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The greater part of the accompanying material was collected by the writer between the years 1908 and 1914. Among the Creek myths, however, are included most of those secured by W. O. Tuggle many years ago, the originals of which are preserved among the documents in the Bureau of American Ethnology. The rest were taken down at various places and from various persons, and for the most part in English, no systematic attempt having been made at what might be called a Creek collection. The Alabama stories are from the Alabama Indians living in Polk County, Tex., and the Koasati stories from some of the same informants and from the Koasati near Kinder, La. The Hitchiti stories were obtained from a few speakers of the Hitchiti language in the, northern part of Seminole County, Okla., part of them having been recorded directly, while part were written down in the original by an Indian. The Natchez collection, so called, was secured from one of the few remaining speakers of the ancient Natchez tongue residing near Braggs, Okla., a man named Watt Sam. This informant had drawn not merely upon his own people but upon his Cherokee and Creek neighbors, and it would now be impossible to say how much of the collection is pure Natchez, or, indeed, whether any of it may be so denominated. These stories and those from the Hitchiti, Koasati, and Alabama were also recorded in text form.

No attempt has been made to separate these stories into classes, but the following general order has been observed. Stories which deal with natural phenomena or the doings of ancient native heroes, such as might more properly be called myths, have been placed first. Next have been entered stories of visits to the world of the dead, of which there are few, as it happens, except in the Alabama series. Then come stories detailing encounters between men and animals or supernatural beings in animal form. After these have been placed tales dealing with happenings among the animals, concluding with all of those having to do with the Southeastern trickster Rabbit. Then appear stories--or other stories--known to have been borrowed from the whites or Negroes, or such as probably had such an origin, and at the end a few war tales of miscellaneous character.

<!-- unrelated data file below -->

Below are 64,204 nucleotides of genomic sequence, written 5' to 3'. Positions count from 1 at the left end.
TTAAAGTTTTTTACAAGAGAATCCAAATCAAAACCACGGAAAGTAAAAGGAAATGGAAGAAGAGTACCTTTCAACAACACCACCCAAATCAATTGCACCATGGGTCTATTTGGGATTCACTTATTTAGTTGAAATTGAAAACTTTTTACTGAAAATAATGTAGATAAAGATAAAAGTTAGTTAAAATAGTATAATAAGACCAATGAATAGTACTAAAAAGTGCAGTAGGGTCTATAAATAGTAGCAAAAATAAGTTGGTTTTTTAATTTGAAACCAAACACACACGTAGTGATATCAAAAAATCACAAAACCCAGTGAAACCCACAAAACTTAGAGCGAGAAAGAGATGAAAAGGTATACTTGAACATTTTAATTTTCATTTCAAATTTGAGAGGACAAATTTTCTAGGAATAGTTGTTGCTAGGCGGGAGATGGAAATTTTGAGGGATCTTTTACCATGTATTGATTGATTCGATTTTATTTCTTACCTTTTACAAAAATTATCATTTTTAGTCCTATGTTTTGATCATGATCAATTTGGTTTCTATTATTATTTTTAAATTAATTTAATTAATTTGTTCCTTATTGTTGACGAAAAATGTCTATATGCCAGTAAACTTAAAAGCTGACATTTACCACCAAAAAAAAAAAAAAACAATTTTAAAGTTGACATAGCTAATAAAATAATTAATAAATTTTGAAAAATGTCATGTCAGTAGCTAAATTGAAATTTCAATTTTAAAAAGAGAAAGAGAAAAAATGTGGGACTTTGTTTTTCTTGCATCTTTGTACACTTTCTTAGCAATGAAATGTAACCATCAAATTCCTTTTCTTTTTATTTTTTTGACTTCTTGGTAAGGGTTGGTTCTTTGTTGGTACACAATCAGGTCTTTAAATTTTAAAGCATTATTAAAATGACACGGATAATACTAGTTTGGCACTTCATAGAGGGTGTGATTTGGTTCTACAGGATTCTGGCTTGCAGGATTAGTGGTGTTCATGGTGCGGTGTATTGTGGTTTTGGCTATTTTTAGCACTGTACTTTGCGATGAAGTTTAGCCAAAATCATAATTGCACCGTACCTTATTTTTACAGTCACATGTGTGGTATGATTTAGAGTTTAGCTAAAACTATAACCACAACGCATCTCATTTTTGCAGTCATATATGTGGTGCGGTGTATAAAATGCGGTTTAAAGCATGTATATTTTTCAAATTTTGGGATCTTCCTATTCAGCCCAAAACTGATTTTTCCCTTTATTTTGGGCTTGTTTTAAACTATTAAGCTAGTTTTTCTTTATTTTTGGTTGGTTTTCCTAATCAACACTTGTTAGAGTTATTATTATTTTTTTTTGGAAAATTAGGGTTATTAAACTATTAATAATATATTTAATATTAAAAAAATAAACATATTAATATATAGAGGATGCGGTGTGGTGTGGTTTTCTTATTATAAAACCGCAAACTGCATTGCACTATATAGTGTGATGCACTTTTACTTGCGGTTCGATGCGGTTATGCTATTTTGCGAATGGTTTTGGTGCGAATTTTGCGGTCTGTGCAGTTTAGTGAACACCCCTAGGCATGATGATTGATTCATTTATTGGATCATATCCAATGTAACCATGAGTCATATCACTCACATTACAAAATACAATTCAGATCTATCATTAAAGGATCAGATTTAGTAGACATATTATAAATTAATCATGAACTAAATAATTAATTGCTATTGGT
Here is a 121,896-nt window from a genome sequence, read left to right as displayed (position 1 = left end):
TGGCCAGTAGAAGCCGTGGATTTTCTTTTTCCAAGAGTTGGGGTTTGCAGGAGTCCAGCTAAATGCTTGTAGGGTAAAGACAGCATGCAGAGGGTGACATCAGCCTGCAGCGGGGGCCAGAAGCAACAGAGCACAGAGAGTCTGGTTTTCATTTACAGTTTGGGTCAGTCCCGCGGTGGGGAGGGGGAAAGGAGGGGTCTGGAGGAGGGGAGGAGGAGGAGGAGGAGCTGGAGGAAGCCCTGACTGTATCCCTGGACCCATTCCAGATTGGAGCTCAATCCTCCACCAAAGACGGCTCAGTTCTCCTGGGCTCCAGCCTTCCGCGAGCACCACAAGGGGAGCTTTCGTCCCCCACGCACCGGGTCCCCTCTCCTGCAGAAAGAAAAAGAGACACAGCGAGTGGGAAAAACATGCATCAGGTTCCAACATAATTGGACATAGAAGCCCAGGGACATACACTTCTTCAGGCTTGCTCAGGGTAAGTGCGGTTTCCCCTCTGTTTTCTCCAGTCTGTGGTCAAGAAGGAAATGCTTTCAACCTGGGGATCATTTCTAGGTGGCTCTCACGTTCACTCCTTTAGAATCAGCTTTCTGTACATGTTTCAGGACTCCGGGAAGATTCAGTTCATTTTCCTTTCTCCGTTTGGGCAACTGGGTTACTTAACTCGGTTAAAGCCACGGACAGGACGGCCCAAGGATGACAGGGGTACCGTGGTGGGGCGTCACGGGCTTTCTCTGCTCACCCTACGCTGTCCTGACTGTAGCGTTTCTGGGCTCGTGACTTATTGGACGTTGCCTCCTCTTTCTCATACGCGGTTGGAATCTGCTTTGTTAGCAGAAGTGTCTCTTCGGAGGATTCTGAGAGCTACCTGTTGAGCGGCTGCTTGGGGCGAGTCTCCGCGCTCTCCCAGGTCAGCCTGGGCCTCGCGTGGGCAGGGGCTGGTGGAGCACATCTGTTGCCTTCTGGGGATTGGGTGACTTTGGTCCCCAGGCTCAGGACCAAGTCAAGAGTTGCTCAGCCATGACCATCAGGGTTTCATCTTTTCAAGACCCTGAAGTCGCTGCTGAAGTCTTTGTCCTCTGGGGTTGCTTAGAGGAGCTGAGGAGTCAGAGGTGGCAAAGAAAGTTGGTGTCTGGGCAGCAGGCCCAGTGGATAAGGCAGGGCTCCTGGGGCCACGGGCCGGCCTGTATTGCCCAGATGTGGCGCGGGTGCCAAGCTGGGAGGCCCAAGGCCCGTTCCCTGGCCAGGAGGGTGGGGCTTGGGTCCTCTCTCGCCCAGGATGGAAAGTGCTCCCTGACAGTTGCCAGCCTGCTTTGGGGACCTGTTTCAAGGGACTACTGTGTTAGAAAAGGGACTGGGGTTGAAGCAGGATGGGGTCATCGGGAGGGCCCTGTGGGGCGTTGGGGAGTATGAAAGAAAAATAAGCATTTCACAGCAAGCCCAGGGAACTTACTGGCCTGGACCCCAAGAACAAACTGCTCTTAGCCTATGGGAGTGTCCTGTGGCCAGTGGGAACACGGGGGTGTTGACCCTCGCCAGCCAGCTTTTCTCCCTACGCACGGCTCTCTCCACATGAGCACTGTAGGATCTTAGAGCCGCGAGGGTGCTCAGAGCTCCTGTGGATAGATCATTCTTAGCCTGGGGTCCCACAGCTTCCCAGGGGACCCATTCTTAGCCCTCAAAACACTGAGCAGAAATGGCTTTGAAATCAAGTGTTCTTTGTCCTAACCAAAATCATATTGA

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The native attitude toward these was, of course, various, some no doubt having been originally sacred legends embodying actual beliefs, while others were told for amusement. Only in the Natchez series have I any absolute clew as to which were considered sacred and the reverse. My Natchez informant stated that certain stories, among which he included numbers 2, 4, 5, 9, 13, 18, 23, 30, and the stories about the tie-snake, must be told only during cold weather. Otherwise bad luck would follow. This list was communicated to me before I had collected all of the Natchez stories here given and it is, therefore, defective. It is of value only as indicating that such a distinction was made. It is surprising that such tales as "The Bungling Host" and "The Wolves and the Fawn" should be included. 1


2:1 Some of the stories included in this bulletin were printed in The Journal of American Folk-Lore, vol. xxvi, no. ci, 1913.

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